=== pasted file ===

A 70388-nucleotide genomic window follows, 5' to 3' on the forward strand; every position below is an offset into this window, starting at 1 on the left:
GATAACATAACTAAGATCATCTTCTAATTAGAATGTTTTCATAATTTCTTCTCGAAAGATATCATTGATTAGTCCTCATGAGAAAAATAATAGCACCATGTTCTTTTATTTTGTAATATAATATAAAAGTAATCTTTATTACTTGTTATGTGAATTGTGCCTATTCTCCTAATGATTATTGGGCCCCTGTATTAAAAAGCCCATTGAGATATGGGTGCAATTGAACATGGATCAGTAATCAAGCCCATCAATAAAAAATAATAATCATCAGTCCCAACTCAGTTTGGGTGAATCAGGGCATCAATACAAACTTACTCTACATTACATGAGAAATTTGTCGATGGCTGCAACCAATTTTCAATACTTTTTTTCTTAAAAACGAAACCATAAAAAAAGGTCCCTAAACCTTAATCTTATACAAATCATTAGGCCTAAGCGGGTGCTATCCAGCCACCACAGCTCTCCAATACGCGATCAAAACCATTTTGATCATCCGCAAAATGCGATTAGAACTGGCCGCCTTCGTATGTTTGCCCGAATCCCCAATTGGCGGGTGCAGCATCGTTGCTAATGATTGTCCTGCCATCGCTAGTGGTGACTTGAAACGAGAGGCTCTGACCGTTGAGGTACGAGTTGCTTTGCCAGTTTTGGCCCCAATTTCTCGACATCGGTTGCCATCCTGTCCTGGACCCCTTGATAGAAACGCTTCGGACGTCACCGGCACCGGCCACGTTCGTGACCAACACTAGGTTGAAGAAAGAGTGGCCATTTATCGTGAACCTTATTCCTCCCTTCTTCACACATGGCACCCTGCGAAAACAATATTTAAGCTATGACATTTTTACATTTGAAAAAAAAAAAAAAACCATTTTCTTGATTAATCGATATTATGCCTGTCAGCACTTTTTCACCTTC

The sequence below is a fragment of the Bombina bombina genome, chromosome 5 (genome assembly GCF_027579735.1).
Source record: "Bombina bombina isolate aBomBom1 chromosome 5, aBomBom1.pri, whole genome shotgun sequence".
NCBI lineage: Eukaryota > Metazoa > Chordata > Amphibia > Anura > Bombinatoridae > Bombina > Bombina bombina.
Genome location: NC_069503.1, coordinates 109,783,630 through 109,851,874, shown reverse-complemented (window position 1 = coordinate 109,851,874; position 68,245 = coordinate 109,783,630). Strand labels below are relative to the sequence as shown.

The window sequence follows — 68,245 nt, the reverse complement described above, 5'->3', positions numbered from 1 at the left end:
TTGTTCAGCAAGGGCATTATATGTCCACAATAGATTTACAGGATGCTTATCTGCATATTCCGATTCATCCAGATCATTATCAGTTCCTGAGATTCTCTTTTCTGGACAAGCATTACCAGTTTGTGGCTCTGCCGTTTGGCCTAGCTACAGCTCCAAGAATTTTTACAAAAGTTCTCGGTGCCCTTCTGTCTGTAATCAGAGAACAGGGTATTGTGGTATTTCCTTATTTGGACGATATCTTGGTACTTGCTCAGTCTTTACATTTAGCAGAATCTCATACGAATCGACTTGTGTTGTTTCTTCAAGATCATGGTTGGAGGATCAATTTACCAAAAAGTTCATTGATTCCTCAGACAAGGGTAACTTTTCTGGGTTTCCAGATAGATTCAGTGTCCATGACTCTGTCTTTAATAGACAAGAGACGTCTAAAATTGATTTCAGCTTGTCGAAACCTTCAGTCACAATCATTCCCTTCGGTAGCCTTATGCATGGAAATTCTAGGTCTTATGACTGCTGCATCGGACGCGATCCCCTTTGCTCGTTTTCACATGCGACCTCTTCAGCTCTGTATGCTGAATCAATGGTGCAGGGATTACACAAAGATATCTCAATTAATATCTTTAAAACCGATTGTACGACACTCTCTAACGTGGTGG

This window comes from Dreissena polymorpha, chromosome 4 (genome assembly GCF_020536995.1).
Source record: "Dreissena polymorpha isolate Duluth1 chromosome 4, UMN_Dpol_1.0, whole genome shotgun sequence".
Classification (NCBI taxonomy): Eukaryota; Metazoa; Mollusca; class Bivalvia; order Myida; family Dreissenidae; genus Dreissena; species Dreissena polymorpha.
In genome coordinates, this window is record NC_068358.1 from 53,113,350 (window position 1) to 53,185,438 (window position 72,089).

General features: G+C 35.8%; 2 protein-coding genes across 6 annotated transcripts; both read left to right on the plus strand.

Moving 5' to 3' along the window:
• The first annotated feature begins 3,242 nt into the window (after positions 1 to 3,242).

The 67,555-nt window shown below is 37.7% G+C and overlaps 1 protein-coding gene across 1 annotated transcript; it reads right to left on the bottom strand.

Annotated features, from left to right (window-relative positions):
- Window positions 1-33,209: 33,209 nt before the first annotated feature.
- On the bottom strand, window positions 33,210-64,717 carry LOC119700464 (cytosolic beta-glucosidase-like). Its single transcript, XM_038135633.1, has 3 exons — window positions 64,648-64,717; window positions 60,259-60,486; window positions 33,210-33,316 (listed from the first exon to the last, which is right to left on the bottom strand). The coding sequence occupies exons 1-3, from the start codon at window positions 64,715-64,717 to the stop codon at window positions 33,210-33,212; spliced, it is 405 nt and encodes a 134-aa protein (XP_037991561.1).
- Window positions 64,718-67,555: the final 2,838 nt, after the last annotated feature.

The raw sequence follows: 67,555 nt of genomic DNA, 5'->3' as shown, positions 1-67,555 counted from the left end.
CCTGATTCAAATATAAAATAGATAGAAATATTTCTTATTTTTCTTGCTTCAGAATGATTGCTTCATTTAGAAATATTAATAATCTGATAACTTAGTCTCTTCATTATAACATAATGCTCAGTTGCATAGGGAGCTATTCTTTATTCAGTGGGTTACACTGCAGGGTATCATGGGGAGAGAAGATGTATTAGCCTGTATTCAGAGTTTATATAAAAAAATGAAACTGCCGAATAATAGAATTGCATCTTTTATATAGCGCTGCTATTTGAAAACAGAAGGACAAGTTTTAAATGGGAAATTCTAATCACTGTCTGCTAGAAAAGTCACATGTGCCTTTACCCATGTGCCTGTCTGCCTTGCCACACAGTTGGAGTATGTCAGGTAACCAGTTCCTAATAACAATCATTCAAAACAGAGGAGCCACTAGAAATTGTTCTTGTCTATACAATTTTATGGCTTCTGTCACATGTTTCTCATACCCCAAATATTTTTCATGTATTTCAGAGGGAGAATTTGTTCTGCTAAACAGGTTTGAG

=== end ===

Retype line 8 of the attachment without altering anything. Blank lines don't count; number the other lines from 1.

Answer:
TTGTTCAGCAAGGGCATTATATGTCCACAATAGATTTACAGGATGCTTATCTGCATATTCCGATTCATCCAGATCATTATCAGTTCCTGAGATTCTCTTTTCTGGACAAGCATTACCAGTTTGTGGCTCTGCCGTTTGGCCTAGCTACAGCTCCAAGAATTTTTACAAAAGTTCTCGGTGCCCTTCTGTCTGTAATCAGAGAACAGGGTATTGTGGTATTTCCTTATTTGGACGATATCTTGGTACTTGCTCAGTCTTTACATTTAGCAGAATCTCATACGAATCGACTTGTGTTGTTTCTTCAAGATCATGGTTGGAGGATCAATTTACCAAAAAGTTCATTGATTCCTCAGACAAGGGTAACTTTTCTGGGTTTCCAGATAGATTCAGTGTCCATGACTCTGTCTTTAATAGACAAGAGACGTCTAAAATTGATTTCAGCTTGTCGAAACCTTCAGTCACAATCATTCCCTTCGGTAGCCTTATGCATGGAAATTCTAGGTCTTATGACTGCTGCATCGGACGCGATCCCCTTTGCTCGTTTTCACATGCGACCTCTTCAGCTCTGTATGCTGAATCAATGGTGCAGGGATTACACAAAGATATCTCAATTAATATCTTTAAAACCGATTGTACGACACTCTCTAACGTGGTGG